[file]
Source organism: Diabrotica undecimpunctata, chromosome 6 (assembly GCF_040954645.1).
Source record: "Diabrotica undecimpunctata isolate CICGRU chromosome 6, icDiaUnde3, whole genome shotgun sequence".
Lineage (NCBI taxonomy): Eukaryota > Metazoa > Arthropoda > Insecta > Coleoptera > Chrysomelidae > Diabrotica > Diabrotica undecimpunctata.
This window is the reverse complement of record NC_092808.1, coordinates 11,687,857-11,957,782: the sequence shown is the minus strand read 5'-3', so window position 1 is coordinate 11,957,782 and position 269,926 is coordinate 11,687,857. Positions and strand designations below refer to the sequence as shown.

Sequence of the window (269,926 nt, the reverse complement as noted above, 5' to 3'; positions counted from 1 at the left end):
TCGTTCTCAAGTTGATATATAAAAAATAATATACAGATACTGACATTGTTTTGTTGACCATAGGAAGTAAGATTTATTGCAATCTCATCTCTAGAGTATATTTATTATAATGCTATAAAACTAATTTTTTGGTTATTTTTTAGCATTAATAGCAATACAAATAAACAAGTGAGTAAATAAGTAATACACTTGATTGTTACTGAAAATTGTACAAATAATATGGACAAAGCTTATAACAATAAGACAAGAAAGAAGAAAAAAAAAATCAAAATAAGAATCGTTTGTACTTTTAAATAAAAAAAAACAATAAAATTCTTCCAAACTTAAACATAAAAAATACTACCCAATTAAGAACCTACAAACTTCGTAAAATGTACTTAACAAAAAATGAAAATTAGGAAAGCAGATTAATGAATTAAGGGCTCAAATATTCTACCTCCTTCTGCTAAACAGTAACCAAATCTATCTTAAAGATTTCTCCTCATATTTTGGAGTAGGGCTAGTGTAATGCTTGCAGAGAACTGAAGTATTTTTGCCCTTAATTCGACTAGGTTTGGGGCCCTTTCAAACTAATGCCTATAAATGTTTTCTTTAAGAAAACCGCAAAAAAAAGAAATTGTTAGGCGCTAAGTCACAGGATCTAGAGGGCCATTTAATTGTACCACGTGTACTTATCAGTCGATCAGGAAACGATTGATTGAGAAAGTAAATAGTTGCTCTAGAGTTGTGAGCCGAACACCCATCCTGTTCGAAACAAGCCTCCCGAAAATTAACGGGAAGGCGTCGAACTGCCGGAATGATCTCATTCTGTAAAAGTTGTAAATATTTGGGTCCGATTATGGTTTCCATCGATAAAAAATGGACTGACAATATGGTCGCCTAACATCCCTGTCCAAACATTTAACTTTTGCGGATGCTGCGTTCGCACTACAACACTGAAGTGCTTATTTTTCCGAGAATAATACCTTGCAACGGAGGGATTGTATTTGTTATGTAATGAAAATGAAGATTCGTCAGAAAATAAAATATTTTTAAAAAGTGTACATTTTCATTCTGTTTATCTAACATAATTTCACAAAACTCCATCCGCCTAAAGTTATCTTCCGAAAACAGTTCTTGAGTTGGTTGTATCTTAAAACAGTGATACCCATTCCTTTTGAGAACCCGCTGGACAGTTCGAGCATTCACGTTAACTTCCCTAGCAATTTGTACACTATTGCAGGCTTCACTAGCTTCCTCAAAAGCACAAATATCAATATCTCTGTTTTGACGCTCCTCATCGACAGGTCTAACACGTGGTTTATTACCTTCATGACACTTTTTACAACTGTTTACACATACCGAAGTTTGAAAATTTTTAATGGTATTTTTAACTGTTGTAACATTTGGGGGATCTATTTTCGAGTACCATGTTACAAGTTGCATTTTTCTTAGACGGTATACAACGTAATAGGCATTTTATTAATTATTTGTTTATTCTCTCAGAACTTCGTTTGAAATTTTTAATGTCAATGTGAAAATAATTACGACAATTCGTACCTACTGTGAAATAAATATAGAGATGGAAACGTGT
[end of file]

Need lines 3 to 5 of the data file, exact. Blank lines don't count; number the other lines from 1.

Lineage (NCBI taxonomy): Eukaryota > Metazoa > Arthropoda > Insecta > Coleoptera > Chrysomelidae > Diabrotica > Diabrotica undecimpunctata.
This window is the reverse complement of record NC_092808.1, coordinates 11,687,857-11,957,782: the sequence shown is the minus strand read 5'-3', so window position 1 is coordinate 11,957,782 and position 269,926 is coordinate 11,687,857. Positions and strand designations below refer to the sequence as shown.

Sequence of the window (269,926 nt, the reverse complement as noted above, 5' to 3'; positions counted from 1 at the left end):